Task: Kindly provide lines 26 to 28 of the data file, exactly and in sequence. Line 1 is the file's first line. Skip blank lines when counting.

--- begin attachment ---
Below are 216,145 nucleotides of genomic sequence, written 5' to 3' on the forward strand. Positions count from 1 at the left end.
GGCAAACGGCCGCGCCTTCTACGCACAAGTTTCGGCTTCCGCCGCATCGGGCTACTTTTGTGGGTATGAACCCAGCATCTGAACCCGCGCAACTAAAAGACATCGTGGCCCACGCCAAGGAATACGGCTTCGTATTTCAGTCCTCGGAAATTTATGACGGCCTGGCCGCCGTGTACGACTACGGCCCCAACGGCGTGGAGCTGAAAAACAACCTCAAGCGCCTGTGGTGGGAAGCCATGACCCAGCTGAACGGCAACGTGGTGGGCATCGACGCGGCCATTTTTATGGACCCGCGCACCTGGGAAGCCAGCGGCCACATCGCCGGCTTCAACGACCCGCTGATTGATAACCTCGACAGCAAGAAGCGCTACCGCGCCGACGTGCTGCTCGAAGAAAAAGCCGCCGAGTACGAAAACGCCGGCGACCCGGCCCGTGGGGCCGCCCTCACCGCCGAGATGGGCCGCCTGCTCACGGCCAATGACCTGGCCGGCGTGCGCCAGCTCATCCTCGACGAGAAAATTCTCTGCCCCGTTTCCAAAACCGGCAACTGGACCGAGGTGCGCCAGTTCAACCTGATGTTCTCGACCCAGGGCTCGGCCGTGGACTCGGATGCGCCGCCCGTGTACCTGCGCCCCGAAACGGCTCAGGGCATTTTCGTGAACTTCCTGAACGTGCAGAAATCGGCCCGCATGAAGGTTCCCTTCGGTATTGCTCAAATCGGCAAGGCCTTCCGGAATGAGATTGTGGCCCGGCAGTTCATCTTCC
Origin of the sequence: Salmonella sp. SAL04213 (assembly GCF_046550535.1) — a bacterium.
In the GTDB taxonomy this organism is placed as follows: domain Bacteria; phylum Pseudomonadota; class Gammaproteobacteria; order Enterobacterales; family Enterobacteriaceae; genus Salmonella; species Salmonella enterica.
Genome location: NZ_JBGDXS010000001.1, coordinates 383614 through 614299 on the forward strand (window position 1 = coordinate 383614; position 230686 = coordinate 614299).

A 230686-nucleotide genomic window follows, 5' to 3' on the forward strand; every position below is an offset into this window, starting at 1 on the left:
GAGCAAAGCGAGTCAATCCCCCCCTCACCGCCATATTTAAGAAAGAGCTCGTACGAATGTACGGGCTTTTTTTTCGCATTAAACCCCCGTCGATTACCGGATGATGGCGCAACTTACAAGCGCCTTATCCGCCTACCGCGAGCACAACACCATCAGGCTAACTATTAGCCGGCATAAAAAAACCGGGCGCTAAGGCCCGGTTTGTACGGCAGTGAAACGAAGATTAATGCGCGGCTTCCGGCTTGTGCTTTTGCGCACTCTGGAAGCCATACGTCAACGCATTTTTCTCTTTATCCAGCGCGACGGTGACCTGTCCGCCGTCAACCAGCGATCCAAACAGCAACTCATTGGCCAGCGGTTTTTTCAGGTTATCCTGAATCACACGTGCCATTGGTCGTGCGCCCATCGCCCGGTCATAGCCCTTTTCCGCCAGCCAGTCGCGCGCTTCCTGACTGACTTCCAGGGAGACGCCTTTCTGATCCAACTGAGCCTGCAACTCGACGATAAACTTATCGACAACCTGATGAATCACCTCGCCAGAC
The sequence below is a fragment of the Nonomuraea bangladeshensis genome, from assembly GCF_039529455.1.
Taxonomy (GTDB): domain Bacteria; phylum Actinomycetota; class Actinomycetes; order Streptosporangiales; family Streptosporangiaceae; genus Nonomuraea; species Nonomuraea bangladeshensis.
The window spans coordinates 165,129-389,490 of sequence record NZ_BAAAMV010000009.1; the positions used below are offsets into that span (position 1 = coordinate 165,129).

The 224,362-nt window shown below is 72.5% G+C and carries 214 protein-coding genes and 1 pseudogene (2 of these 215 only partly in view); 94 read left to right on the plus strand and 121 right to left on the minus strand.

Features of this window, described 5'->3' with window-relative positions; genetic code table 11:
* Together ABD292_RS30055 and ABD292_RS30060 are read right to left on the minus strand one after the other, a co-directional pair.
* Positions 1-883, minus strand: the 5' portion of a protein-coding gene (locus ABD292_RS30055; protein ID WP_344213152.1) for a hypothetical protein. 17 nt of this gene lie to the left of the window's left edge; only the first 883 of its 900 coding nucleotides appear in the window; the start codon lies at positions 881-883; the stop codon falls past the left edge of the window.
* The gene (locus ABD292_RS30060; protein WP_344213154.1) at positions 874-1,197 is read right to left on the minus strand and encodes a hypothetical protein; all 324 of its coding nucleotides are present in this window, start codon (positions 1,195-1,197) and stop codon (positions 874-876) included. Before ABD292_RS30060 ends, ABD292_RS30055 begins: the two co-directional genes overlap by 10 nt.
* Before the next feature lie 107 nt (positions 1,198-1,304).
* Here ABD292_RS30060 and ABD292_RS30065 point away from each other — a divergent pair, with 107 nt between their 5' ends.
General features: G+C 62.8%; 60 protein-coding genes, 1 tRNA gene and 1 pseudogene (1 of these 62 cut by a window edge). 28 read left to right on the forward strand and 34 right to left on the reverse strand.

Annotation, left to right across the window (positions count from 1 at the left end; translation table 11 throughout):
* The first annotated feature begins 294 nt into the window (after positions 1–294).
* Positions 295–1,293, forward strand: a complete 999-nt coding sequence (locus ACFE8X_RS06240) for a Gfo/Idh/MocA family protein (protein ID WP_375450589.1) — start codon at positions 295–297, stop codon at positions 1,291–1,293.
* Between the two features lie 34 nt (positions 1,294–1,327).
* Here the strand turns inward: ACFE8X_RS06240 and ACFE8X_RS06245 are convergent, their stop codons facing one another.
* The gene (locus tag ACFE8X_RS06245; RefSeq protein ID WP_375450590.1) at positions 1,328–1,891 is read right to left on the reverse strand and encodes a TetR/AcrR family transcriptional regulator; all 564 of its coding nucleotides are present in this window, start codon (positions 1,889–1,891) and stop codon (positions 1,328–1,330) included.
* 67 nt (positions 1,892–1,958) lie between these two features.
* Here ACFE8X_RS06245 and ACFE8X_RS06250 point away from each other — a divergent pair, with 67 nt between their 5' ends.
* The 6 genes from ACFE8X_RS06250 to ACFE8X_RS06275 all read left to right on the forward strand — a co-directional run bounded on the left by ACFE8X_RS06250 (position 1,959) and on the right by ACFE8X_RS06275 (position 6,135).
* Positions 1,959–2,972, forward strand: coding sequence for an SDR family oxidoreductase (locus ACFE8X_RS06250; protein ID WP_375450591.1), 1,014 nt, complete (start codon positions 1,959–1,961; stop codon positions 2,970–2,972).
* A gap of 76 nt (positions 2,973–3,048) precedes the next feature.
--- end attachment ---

* Here ACFE8X_RS06245 and ACFE8X_RS06250 point away from each other — a divergent pair, with 67 nt between their 5' ends.
* The 6 genes from ACFE8X_RS06250 to ACFE8X_RS06275 all read left to right on the forward strand — a co-directional run bounded on the left by ACFE8X_RS06250 (position 1,959) and on the right by ACFE8X_RS06275 (position 6,135).
* Positions 1,959–2,972, forward strand: coding sequence for an SDR family oxidoreductase (locus ACFE8X_RS06250; protein ID WP_375450591.1), 1,014 nt, complete (start codon positions 1,959–1,961; stop codon positions 2,970–2,972).